-4
$\begingroup$

Why does $NH4^+$ react with NaOH to give $NH_3+H_2O$ and not $NH_4OH$

$\endgroup$
1
  • 3
    $\begingroup$ Because there is no $\ce{NH4OH}$, except as the separate solvated ions which are minor species in an aqueous ammonia solution. See this answer for the whole story. $\endgroup$ Nov 17 '19 at 14:32
2
$\begingroup$

$\ce{NH4+}$ is the weak acid and reacts with the strong base $\ce{OH-}$:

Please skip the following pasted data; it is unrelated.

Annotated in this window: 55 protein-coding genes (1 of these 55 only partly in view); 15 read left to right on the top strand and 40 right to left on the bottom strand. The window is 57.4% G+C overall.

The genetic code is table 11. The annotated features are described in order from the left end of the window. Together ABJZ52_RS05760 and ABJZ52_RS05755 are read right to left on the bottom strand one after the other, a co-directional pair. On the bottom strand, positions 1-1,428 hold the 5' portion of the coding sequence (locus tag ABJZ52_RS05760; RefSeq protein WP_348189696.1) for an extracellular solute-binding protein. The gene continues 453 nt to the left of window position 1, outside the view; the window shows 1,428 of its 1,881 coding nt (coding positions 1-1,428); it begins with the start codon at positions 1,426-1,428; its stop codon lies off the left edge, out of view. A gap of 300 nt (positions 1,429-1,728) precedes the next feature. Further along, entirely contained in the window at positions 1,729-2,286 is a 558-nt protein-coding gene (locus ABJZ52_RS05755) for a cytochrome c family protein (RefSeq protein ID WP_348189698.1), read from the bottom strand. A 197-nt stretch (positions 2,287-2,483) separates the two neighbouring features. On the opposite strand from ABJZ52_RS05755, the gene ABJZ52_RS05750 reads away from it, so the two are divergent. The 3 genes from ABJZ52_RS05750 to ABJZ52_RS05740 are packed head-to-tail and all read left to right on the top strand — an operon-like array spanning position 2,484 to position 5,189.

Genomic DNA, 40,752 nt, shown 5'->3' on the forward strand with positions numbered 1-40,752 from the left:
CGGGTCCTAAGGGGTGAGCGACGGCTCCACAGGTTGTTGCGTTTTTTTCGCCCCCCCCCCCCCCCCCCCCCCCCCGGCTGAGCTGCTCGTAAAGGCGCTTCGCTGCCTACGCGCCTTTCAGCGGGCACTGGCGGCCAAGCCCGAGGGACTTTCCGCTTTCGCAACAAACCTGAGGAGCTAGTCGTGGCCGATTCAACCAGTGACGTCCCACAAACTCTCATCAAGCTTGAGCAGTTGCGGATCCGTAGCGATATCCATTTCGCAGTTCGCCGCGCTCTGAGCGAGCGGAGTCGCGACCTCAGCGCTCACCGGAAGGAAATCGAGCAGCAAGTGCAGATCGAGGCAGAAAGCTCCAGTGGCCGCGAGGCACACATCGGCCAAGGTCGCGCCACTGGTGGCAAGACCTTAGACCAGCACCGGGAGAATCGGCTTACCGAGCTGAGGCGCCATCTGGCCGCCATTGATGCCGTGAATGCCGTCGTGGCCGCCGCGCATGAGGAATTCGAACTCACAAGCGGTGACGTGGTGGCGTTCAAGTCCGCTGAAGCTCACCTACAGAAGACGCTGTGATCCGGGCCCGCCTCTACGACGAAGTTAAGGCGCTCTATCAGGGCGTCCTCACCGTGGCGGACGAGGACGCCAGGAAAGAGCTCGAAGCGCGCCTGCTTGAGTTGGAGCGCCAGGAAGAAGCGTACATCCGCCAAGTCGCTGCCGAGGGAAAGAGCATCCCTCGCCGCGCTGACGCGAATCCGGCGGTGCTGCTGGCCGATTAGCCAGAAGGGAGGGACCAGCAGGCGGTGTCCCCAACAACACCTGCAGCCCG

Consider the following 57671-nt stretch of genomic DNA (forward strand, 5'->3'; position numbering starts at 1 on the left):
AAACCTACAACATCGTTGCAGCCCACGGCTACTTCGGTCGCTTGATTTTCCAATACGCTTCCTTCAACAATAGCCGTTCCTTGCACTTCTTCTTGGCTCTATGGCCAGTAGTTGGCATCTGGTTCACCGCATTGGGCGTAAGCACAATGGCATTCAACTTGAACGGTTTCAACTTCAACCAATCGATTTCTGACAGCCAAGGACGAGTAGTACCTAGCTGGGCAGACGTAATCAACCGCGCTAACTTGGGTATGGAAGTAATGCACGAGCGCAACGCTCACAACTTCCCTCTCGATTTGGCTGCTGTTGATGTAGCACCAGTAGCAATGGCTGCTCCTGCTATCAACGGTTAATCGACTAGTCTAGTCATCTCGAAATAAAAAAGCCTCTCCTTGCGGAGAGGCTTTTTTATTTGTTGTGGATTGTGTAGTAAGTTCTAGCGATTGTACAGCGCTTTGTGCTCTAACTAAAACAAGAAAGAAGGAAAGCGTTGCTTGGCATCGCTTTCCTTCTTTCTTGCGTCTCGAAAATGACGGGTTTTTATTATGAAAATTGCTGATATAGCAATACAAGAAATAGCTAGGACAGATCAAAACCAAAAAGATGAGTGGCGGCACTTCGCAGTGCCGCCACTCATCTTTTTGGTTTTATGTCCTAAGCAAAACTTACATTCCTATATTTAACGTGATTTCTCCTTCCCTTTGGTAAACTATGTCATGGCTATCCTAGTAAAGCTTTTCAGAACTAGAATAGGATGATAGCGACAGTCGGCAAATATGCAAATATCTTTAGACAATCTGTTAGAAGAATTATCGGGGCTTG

$$\ce{NH4+ + OH- <=>> NH3 + H2O}$$

by the same way as $\ce{HCN}$, an acid with similar acidity as $\ce{NH4+}$:

$$\ce{HCN + OH- <=>> CN- + H2O}$$

$\endgroup$
0

Not the answer you're looking for? Browse other questions tagged or ask your own question.